NEW YORK (Reuters) - An out-of-sorts Alexander Zverev was dumped out of the U.S. Open third round on Saturday after losing a fierce battle of wills with compatriot Philipp Kohlschreiber in four sets.
The Germans were meeting for the fifth time with Zverev having won the last two encounters but there was little the fourth seed could do to stop an inspired Kohlschreiber, who won 6-7(1) 6-4 6-1 6-3 at Louis Armstrong Stadium.
The versatile 34-year-old showed none of the mental fragility that has dogged him in the past, recovering well after being trounced in a first set tiebreak to set up a last 16 meeting with either Kei Nishikori or Diego Schwartzman.
Zverev, billed as the most likely of the new generation of players to break the stranglehold that Roger Federer, Rafa Nadal and Novak Djokovic have had on the sport’s biggest prizes, showed once again that he is not yet the finished article.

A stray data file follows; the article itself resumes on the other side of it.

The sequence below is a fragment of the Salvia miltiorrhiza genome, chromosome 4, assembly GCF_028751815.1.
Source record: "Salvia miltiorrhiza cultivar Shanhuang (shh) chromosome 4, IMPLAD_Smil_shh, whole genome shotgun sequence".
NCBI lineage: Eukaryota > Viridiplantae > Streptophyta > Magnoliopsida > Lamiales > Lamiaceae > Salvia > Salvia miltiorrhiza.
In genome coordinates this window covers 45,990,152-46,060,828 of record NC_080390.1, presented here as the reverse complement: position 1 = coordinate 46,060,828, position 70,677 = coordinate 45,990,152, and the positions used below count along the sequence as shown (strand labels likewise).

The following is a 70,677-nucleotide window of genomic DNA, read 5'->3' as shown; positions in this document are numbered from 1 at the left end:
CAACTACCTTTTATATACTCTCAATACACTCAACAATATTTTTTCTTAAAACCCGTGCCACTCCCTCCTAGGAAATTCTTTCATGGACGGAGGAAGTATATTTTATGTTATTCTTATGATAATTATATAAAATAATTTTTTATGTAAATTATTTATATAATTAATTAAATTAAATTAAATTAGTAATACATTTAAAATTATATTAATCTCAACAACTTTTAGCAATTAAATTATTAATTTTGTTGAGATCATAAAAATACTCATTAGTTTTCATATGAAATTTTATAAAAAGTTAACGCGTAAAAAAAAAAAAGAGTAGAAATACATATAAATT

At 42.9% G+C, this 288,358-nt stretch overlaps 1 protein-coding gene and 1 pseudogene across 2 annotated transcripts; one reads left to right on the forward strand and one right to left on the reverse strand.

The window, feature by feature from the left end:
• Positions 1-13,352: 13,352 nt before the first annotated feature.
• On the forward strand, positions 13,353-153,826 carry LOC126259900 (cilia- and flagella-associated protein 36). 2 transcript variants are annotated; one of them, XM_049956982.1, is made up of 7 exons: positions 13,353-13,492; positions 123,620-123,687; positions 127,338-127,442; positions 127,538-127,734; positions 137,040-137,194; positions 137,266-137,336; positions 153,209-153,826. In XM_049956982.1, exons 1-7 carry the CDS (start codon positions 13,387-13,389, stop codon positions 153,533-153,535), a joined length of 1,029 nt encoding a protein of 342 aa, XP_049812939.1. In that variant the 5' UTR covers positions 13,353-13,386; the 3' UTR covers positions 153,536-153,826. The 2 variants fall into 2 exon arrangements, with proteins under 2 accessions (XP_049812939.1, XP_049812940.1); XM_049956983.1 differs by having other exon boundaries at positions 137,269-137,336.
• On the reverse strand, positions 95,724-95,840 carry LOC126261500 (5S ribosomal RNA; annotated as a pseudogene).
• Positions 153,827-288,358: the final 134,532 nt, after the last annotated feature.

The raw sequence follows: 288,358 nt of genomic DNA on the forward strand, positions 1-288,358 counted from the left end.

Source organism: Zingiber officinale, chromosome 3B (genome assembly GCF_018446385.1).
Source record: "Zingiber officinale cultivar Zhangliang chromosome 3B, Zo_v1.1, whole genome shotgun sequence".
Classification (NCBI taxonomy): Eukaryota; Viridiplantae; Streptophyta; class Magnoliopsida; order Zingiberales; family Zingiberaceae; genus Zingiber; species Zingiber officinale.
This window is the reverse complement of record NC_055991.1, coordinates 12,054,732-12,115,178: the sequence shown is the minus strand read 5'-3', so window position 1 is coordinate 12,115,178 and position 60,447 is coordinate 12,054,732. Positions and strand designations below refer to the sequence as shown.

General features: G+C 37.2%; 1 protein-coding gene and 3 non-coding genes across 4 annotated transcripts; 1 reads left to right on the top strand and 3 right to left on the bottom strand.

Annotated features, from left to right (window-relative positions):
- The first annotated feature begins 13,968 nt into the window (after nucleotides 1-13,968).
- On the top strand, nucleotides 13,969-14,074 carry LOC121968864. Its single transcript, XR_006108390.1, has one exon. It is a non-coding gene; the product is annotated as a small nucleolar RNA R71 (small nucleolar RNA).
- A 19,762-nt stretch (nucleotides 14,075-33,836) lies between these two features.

Like Kohlschreiber, the 21-year-old is an excellent all-round player and possesses a far more potent serve than his countryman, but his temperament under pressure is also suspect.
Zverev teamed up with Ivan Lendl ahead of the U.S. Open, bringing the eight-times Grand Slam champion on to his coaching staff in an attempt to take the next step in his career.
Going by the evidence served up on Saturday, Lendl has his work cut out for him.
Zverev committed 53 unforced errors, seven double faults, was helpless against Kohlschreiber’s backhand slice and lacked any sort of killer instinct, converting only three of his 13 break point opportunities.
He cut an increasingly frustrated figure as the tide turned against him, talking to himself and turning to the player’s box time and again in the hope of a solution.
He conceded defeat with a forehand error, sending Kohlschreiber into the fourth round for the fifth time in his career.
“It was a very entertaining match,” Kohlschreiber said in his on-court interview. “You have Sascha with the big serve, big strokes, but I was very happy with the variety in my play.”
Reporting by Simon Jennings, editing by Nick Mulvenney